On Thursday, January 14th, Falk carried out the first session of his Live Video Lab, which is part of the larger Live Video Research Project (more info here). In this first of seven session, the the session focussed on the use of preparations for the double bass, and their sounding potential and possibilities.

In the upcoming sessions, these first experiments will serve as a basis for extensions into the visual domain. All experiments are carefully documented in both audio and video and will be published at a later moment. The sessions take place at the HKU Utrechts Conservatory and are open to visitors. In doing this, Falk aims to facilitate a new approach to artistic research at conservatories, and utilising the “conservatory as research laboratory” (see dates here).


In the first half of 2016, Falk’s activities will take him on several travels to Spain, Finland, the Czech Republic and Australia.

After the premiere performance of I will carry you over hard times in January (see dates), Falk will serve as external member of a doctoral defense at the University of Valencio.

The next seminar of the Innovative Conservatoire (ICON) will take place in march, in Kallio-Kuninkala near Helsinki, where teachers from all over Europe will work with choreographer and educator Liz Lerman, who developed the famous Critical Response feedback method.

In april, the core team of the HKU Research Centre Performative Processes (RECPEP) will present the outcomes of the collective investigation into performative and participatory research at the conference “Artistic Research: Is there some method?” at the Academy of Performing Arts, Prague.

Finally, in September Falk will travel to Melbourne where Sef Hermans will perform and premiere the new music theatre work “silencio” at the Bendigo International Festival of Exploratory Music (BIFEM). For this work, Falk received a composition grant from the Dutch Fonds Podiumkunsten. In the decision of the grant, FPK specifically honored Falk’s music theatre work of the recent years as an exceptional contribution to the field.

As the first practical-artistic part of the new Live Video Research project, Falk Hübner is carrying out a number of experimental sessions between January and March 2016 (see dates), in order to develop an artistic work for double bass, live electronics and live video. He will do this in the building of the HKU Utrechts Conservatory, using the “conservatory as laboratory” – which will provide his peers, other teachers at the institute and the students with the possibility to come by, listen and watch, discuss and experience this artistic research first-hand.

After the begin of the new season, several projects have started: among others, Falk has begun with the first steps in his new artistic research project about Live Video in music theatre, a project under the Research Centre Performative Processes (RECPEP) of the HKU University of the Arts Utrecht. After the initial setup of the project, Falk will start with a series of exploratory experiments in the location of the Utrechts Conservatory, also making it possible for interested students to attend the experimental sessions and get into discussions about the artistic work and the research approach. The dates of these experimental sessions will be announced here as well.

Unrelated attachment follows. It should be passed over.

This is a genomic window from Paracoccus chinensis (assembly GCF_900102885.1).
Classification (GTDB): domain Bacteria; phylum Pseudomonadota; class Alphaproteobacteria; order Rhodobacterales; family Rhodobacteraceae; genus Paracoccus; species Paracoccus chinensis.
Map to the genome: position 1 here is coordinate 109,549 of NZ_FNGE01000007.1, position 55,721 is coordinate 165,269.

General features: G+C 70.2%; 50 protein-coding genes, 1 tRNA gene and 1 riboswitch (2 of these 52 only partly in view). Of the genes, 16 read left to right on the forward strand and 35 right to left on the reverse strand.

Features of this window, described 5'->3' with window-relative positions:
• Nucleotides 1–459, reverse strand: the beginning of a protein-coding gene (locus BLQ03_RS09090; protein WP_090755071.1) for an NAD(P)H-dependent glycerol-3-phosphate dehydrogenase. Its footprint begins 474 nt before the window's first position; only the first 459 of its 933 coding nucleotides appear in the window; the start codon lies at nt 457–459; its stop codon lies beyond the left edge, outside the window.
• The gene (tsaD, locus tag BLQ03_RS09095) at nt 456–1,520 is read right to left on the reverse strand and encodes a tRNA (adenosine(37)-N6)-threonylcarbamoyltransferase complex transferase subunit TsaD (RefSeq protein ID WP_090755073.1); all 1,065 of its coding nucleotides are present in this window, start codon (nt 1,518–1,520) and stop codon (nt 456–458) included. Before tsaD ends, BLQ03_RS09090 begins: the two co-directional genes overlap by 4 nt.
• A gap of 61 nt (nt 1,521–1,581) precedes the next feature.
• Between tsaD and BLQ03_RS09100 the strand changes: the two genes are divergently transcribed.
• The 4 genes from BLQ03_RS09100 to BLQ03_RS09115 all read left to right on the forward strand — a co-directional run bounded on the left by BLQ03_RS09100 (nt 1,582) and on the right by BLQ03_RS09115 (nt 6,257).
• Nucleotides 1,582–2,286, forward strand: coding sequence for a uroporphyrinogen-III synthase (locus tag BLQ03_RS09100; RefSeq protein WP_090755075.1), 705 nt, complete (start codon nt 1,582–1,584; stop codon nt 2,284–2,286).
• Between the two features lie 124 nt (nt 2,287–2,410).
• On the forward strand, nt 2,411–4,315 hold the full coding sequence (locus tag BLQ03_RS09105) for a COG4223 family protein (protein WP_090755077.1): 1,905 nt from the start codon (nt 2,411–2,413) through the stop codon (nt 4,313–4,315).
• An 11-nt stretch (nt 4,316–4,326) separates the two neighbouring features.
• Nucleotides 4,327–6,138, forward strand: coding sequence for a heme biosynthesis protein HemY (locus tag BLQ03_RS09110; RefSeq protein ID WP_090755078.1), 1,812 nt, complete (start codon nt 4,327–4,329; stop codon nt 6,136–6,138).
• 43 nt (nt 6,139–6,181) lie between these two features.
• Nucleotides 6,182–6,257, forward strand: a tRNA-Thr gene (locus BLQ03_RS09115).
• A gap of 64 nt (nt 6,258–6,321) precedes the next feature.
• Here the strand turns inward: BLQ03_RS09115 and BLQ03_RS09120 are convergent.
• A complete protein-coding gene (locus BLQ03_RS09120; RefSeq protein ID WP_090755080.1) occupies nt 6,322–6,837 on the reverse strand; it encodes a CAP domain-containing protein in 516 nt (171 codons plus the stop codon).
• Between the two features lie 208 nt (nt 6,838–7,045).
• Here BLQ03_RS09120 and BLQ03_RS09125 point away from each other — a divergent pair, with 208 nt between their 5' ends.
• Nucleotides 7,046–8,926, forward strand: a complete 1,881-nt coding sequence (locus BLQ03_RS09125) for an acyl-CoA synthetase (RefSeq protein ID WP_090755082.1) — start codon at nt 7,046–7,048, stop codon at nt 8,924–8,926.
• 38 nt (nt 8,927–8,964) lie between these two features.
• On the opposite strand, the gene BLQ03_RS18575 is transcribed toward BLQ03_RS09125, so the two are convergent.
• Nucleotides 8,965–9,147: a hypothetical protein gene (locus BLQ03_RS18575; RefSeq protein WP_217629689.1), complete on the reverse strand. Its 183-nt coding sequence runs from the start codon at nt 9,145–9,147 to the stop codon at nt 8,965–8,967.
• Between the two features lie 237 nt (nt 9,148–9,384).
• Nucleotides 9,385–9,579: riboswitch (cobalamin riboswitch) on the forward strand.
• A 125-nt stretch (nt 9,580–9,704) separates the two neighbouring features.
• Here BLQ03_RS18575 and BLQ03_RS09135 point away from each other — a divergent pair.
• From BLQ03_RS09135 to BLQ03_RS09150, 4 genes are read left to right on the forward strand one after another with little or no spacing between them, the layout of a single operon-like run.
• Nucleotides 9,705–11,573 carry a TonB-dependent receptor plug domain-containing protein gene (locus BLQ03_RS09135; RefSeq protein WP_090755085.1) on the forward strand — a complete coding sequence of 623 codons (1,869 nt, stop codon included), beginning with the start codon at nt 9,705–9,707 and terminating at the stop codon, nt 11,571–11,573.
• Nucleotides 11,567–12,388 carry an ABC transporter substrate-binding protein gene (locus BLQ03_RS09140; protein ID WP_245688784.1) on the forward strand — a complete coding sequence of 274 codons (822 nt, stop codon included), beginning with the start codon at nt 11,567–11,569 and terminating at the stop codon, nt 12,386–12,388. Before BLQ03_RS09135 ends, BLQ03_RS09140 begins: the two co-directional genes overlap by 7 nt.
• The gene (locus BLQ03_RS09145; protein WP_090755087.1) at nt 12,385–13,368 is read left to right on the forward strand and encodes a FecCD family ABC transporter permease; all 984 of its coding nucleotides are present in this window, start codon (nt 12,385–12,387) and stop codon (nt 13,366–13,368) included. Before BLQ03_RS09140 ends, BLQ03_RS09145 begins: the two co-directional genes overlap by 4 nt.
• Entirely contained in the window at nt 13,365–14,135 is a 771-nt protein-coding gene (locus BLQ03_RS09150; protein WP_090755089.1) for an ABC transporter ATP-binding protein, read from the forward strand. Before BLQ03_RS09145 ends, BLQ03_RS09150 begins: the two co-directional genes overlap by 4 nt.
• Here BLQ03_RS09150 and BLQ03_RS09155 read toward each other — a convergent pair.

The second season of the the series Setting the Tone at the Utrecht Conservatory has started again! As last season, this year’s sessions will focus on creative processes of the invited guests, but the scope has gotten broader: Rather than focussing on one guest per session, more guests might be invited in order to discuss specific themes. The next edition will take place on November 26th at 17:00, and will focus on the theme of education. Invited guests are master-educator Cecile Rongen, ex-HKU-student Daan van den Hurk and Suzuki teacher Johannes Lievaart (tbc).

Furthermore, the work process of the recent performance I will carry you over hard times, is in its final state. In the next coming weeks the date of the premiere of the full version of this performance work, together with lectures about the creative process and related research, will be announced.

The end of the season 2014/15 is marked by both finishing and rounding up various project, as well as setting up new plans and collaborations.

Until the end of July, Falk will be finishing the work on the new performance I will carry you over hard times with Maarten Zaagman; the work will be performed in the final version throughout the upcoming season. An article about this collaboration is in process, to be published in the next issue of the Finnish online journal RUUKKU, focussing on “research gestures”. 

Looking into the future, several new encounters mark the beginnings of upcoming exciting journeys in the next two seasons: Falk is starting collaborations and designing first plans for three new artistic projects. With soprano Klaartje van Veldhoven and the internationally renowned Amstel Quartet he is devising an interactive music theatre performance with game elements. He will create a new music theatre piece with the vocal quartet Quatre Bouches, and the third project will happen with the Dutch, Australia-based trumpet player Sef Herman, a music theatre performance about darkness and absence, inspired by the “silencio” scene in David Lynch’s movie Mulholland Drive.